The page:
One of the most frequently used tracking tools are Google Analytics and the new cross-device variant Google Universal Analytics.
On the one hand, because Google is technically well versed in processing data volumes. On the other hand, because the tool is free. Google Analytics or the cross-device variant Google Universal Analytics also stores the IP addresses of site visitors and transmits them to the USA. For this reason, Google obliges its users to publish a corresponding data protection declaration on their website, in which reference is made to the corresponding use.
However, it is highly controversial whether a simple explanation by the site operator is sufficient. If one takes the view that IP addresses are personal data, the express consent of the user would be required here. As a consequence, this means that, in the opinion of the data protection officers, a large number of the tracking and analysis tools currently on offer are illegal. However, the German data protection authorities seem to have zeroed in on Google at the moment. This not only applies to the dispute over Google Street View, but also to Google Analytics.
Google is currently working on a browser plug-in that will enable users to prevent their data from being tracked via Google Analytics. It remains to be seen whether this is sufficient to dispel the data protection concerns.
Newsletter and e-mail tracking works in most cases using small images that are only 1 pixel in size. These web beacons or tracking pixels are integrated into the newsletter. When the image is retrieved, certain information about the recipient can then be retrieved:
- IP address of the recipient
- Time of retrieval
- E-mail client of the recipient
- Click on links in the email
The tracking pixels can then generate a unique ID that can be assigned to the recipient email address. The sender of the mail can track which recipient opened the mail, which links were clicked and whether the mail led to a purchase.
From a legal point of view, this type of email tracking is always sensitive in terms of data protection law. In any case, the email addresses of the recipients are personal data. Without the consent of the user, these may not be saved or evaluated.
How can you implement newsletter tracking in a legally secure manner?
In these cases of mail tracking, it is not enough to simply put a passage in the data protection declaration. There are 2 options for legally compliant implementation:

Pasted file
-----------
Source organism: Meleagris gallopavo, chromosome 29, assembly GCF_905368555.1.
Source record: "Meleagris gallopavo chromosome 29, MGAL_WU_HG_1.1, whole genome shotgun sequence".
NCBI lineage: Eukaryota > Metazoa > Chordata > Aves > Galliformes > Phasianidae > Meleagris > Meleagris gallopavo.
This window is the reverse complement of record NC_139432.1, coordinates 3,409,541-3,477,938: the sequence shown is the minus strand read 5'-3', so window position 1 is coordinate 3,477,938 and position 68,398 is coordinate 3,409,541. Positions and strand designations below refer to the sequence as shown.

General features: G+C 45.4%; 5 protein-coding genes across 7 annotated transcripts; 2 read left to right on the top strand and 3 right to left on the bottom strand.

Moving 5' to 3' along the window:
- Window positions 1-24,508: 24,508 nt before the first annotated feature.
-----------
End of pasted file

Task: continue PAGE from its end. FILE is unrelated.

1. User consent
For understandable reasons, however, this variant is not relevant in practice. Who wants to explain to their newsletter recipients for pages which data is used and evaluated by which external newsletter sender for which purposes and then also obtain consent for it?
In practice, newsletter tracking is therefore simply illegal in most cases. A legally compliant solution is not that difficult:
2. Order data processing for newsletters
The German data protection law provides in § 11 BDSG that certain forms of data processing can also take place without the express consent of the data subject.
The whole structure of order data processing is not that easy to explain from a legal point of view. However, the correct legal and contractual implementation is a matter for the provider of email and newsletter software.
Entrepreneurs and website operators who want to track the success of their email and newsletter campaigns don't really have to do much more than themselves
- looking for a newsletter software provider based in the EU
- concludes an order data processing contract with its customers
That’s the theory. Unfortunately, this means that many providers from the USA are eliminated. In the opinion of many data protection authorities, commissioned data processing with companies in the USA is actually not legally possible.
And also in the EU there are not many providers who work in compliance with data protection regulations. For this reason, we decided on Klick Tipp. The software offers a lot of interesting features and implements - what is of course most important from a legal point of view - the requirements of order data processing correctly.
If you know providers who also implement this, please send us an email. We are currently working on an overview of the relevant providers of mailing and newsletter software.
Practical tips for tracking and web analysis:
There are three options for website operators and marketing agencies:
- The tracking tools will continue to be used, and the risk of data protection violations is consciously accepted.
Disadvantage: There may be warnings and fines from the data protection authorities.
- The collection of personal data such as the IP address is waived.
Disadvantage: Meaningful tracking is often not possible in this case.
- Tools are used that, for example, optionally anonymize IP addresses, meet the applicable data protection requirements.
Disadvantage: There are currently relatively few providers who offer legally compliant tracking and analysis software.
The majority of the tracking services and newsletter providers currently used are legally inadmissible according to the strict opinion of the data protection authorities. In recent years, the view has also gained acceptance in the courts that data protection violations can be warned.
In the future, the topic of legally compliant tracking will play an increasingly important role for another reason: Due to the data scandals of the recent past, users are placing much more value on legally compliant handling of their data.